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The Trees the Trees

4.36 of 5 stars 4.36  ·  rating details  ·  345 ratings  ·  46 reviews
In THE TREES THE TREES, the follow-up to Heather Christle's acclaimed first collection, THE DIFFICULT FARM, each new line is a sharp turn toward joy and heartbreak, and each poem unfolds like a bat through the wild meaninglessness of the world.
Paperback, first, 60 pages
Published July 1st 2011 by Octopus Books
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(showing 1-30 of 1,057)
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Sian Lile-Pastore
I don't know how to write about poetry, so i'll just say that this was beautiful and reminded me of Twin Peaks somehow. Maybe it was all the trees.

My favourite poem I think is 'Soup is one form of salt water'
I like that it says
'I am making borscht [.....]
my hands are bright pink like i have been applauding you for hours my love for you is louder than I know
I must use starfish to scrub at my hands.'
Heather Christle is my new favourite author! There is something really arresting and unexpected going on with these poems. They are like little shrines. And they have really good titles. Something about the way each new line feels both flippant and profound at the same time. Love love love.
This book is the single best book of poetry I have ever read in my life. Heather Christle is the voice inside my head while I'm dreaming. I love her subjects--how effortlessly she fuses the natural world with technology in a way that won't feel dated no matter how far into the future people are reading it. Reading this was like someone put a blood pressure cuff around my heart, squeezed it as tightly as they could and then all of the air rushed out at once in a long hiss and I could feel everyth ...more
Heather is playing 'house' in this book. I don't mean to imply the domesticity, but the pretend, the imagination, the whimsiness, and the playing of roles. Often, like an only child, Heather has to play all the roles herself.
Half-Hedgehog Half-Man
talk to me I said okay said the tree and it
twinkled not like that I said I already know
that talk to me about something new you
it said that was a little better could
we try this
I said from a different perspective
so we swapped places I was still
Elizabeth Pusack (Intern, Tin House Magazine): Heather Christle’s The Trees the Trees. I just read a review likening these poems to little mazes! The reviewer was talking about shape and staging, but Heather Christle’s writing does feel like very offbeat problem solving. So many riddles like this one with strange particulars, but particularly familiar cores: “I lost my phone I am using the baby monitor / instead it’s in the flowers nobody’s calling / but I know that someday you will it’s just pl ...more
I like this even better than The Difficult Farm, and I liked that a whole lot. Heather Christle is easily one of my favorite poets right now.
Eric M. R.
Fantastic. Wrote a couple of poems inspired by these. Saw her read once in person, it was also fantastic.
Dc Lozano
i am re-reading this book AGAIN because it is awesome. i want to tattoo every 5th line on my body.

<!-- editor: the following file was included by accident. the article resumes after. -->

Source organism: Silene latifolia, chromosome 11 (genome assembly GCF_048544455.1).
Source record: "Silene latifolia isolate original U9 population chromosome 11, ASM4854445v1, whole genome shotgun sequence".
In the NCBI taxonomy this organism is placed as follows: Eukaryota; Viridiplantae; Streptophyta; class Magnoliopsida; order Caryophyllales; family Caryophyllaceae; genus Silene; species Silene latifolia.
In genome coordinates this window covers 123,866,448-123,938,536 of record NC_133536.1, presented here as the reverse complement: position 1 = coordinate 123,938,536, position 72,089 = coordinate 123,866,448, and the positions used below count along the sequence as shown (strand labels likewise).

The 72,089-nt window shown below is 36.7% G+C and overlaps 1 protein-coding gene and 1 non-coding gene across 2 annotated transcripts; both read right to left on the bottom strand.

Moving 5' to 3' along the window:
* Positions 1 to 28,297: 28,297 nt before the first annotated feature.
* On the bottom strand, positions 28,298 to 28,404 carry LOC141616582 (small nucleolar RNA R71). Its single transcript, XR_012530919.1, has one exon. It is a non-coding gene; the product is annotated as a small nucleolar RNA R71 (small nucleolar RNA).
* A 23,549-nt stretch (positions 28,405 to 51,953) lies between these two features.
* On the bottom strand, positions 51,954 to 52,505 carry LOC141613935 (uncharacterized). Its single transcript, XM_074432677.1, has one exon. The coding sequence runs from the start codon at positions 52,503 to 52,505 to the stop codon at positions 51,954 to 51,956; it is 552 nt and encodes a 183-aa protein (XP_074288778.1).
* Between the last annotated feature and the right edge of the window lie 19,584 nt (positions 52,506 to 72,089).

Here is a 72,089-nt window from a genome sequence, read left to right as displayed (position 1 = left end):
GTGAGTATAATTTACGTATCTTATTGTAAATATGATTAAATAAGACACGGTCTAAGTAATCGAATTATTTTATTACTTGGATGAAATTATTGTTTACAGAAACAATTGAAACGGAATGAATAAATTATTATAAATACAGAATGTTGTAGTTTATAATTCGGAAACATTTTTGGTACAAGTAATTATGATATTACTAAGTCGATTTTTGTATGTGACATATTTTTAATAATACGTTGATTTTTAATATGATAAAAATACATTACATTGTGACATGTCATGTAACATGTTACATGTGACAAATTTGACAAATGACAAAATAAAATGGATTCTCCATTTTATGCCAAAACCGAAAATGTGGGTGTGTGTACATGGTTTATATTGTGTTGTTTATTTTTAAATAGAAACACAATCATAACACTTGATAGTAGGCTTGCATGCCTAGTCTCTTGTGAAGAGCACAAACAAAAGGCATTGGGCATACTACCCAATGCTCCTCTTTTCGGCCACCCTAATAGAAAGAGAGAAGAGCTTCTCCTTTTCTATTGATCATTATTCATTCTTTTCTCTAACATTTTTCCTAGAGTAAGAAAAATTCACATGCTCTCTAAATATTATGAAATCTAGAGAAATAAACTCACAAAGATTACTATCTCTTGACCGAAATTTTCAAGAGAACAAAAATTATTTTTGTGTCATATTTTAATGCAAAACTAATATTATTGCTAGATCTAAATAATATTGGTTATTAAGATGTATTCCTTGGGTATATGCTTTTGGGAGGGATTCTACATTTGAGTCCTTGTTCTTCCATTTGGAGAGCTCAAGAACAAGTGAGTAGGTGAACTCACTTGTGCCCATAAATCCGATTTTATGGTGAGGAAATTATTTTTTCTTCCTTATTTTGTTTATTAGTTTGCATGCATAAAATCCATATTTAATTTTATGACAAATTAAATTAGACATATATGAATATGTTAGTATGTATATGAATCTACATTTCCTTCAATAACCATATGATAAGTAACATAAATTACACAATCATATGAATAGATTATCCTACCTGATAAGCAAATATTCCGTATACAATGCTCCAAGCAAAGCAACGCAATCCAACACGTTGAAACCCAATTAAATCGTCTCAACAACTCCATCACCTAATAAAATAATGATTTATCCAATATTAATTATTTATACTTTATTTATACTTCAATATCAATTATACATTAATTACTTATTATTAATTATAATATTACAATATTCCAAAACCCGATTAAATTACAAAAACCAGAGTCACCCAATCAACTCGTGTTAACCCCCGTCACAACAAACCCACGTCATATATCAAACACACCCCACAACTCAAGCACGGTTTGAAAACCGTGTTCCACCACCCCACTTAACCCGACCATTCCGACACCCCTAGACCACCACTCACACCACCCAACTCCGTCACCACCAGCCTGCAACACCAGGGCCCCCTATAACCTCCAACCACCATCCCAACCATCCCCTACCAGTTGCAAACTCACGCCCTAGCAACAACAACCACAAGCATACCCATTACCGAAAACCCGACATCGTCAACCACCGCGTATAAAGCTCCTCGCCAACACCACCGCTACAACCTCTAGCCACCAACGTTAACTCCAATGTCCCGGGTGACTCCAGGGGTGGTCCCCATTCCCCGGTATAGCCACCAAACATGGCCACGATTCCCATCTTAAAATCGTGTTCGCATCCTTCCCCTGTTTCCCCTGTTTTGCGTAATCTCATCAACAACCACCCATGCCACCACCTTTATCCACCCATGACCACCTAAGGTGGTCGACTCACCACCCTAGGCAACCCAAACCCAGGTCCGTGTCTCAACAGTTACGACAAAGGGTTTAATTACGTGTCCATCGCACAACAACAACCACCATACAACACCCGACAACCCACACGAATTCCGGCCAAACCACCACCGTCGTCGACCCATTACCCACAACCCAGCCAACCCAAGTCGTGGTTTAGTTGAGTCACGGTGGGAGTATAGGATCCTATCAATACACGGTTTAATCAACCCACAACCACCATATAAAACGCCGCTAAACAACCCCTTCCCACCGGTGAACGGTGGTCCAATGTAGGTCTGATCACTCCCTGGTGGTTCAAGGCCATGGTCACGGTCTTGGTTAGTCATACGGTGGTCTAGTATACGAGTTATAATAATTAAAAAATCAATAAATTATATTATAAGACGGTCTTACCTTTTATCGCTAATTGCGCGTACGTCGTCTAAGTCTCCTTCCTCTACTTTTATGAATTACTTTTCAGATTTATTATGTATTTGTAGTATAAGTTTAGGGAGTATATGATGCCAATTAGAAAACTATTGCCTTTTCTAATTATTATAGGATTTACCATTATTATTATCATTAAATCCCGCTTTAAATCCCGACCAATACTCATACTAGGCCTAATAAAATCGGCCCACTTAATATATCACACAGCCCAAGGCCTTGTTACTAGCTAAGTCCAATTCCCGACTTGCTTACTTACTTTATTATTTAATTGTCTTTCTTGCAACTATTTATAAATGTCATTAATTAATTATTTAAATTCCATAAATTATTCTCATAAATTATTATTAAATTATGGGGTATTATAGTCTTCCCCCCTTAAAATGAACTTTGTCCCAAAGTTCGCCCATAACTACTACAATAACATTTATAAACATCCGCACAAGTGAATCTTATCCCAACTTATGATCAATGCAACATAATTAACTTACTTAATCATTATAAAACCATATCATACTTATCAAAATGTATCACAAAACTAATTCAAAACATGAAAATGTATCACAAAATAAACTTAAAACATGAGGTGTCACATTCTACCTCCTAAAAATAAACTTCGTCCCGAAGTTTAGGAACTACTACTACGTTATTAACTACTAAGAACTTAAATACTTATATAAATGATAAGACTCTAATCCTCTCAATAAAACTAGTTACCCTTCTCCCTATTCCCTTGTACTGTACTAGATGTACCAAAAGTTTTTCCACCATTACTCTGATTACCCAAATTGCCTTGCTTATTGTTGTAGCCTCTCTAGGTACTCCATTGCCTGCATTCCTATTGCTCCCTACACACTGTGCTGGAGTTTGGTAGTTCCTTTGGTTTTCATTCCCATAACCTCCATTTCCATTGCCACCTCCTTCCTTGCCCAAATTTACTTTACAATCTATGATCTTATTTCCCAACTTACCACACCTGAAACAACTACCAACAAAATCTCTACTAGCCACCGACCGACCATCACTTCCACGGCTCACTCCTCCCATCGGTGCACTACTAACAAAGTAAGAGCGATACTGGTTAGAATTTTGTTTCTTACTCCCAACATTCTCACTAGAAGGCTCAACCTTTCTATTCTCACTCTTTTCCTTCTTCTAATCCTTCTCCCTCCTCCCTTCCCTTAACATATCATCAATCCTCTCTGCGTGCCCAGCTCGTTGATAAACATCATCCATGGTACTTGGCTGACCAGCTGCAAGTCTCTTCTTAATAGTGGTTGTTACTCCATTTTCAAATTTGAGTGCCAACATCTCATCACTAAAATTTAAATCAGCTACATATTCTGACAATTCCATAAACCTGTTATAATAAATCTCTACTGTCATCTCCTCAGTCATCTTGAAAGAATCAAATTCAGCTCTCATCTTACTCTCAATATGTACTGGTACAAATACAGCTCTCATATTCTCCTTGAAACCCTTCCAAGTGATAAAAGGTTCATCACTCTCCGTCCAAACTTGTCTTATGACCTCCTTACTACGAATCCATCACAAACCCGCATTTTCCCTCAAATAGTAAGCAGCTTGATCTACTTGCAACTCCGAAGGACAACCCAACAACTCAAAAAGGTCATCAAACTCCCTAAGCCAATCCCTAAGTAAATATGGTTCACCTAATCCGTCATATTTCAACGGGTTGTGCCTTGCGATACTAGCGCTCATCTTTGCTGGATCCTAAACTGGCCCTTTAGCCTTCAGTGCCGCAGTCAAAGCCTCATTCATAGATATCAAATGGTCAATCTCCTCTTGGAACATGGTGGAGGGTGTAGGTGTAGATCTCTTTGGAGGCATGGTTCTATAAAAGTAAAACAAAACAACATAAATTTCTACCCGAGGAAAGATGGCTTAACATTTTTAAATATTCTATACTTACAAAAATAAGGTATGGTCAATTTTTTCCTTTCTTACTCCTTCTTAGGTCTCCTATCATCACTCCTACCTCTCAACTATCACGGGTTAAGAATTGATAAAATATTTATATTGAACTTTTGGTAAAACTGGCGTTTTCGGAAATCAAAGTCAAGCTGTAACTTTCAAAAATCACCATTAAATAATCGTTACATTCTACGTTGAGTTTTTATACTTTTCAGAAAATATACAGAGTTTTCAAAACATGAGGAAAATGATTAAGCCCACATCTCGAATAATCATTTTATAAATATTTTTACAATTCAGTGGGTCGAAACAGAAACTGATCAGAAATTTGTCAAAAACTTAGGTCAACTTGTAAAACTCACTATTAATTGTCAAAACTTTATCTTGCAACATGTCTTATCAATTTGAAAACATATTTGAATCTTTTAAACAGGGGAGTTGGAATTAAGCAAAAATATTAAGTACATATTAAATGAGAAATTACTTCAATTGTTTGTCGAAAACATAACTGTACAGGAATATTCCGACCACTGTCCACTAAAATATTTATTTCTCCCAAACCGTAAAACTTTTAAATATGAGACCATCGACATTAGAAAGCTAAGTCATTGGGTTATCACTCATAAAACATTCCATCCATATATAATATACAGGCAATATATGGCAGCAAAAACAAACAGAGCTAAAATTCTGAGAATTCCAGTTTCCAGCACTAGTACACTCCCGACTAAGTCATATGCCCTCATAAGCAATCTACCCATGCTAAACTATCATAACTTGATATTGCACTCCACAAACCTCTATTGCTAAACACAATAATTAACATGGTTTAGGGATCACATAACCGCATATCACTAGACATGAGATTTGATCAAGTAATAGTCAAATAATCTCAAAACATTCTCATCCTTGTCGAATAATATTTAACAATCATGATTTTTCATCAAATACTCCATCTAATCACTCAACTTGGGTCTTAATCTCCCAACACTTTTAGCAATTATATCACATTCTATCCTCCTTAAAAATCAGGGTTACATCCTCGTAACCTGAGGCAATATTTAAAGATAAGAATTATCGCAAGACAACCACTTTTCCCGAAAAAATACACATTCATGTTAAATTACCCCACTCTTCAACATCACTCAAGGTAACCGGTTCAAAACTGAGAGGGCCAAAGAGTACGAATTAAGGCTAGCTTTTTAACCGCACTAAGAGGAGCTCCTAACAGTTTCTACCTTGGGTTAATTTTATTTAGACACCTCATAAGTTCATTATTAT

Sarah Cook
Significantly influenced the way I write poetry (and played a huge role in my dgp chapbook).
i love these poems like fuckin WHAT, they busted my heart up and made her their girl.
Philip Gordon
Listening to Heather Christle read her poems (I watched this video on Youtube for a sense of her voice), it's hard to say anything particularly negative about her poetry—while the voice in her center-justified ramblings plays at flippancy and coy disregard for expectation, her public speaking seems so meek and inward facing that she might burst into tears at any moment.

That doesn't mean I'm going to pull my punches, but it did give me a different perspective on the voice her poetry was aiming fo
I really liked Christle's first book, and I also liked this one.

I thought the line breaks were unique and I thought they suited the poems. The poems looked like prose poems, a big block of text, and the line breaks were spaces put into the sentences. There is no punctuation or capital letters, but the poem's flow is completely clear because of these spaces between phrases or sentences.

I wish I read this when Christle was reading her poems over the phone for people who called her. What a fun ide
When I read these poems, I wondered “How can anyone not want to be _______* ?” Insert any of the following:
• in a hot air balloon
• “an airplane with no pilot and no wings”
• “the kind of handbag nobody weep into"
• “at Space Camp permanently”
(* All of these things really do happen in The Trees The Trees. If you identify with any of them, this book is for you.)

Here is a speaker who elects to escape, or, at the very least, experience one thing at a time, when so much bombards. I admire this spe
Tyler Crumrine
I am still somewhat in shock. These poems are beautiful, funny and borderline mystic. There is a distinct and unpredictable rhythm to them. I bought this book on recommendation without even realizing that John Darnielle of The Mountain Goats was the one who wrote the blurb recommending it. He summarizes it better than I ever could: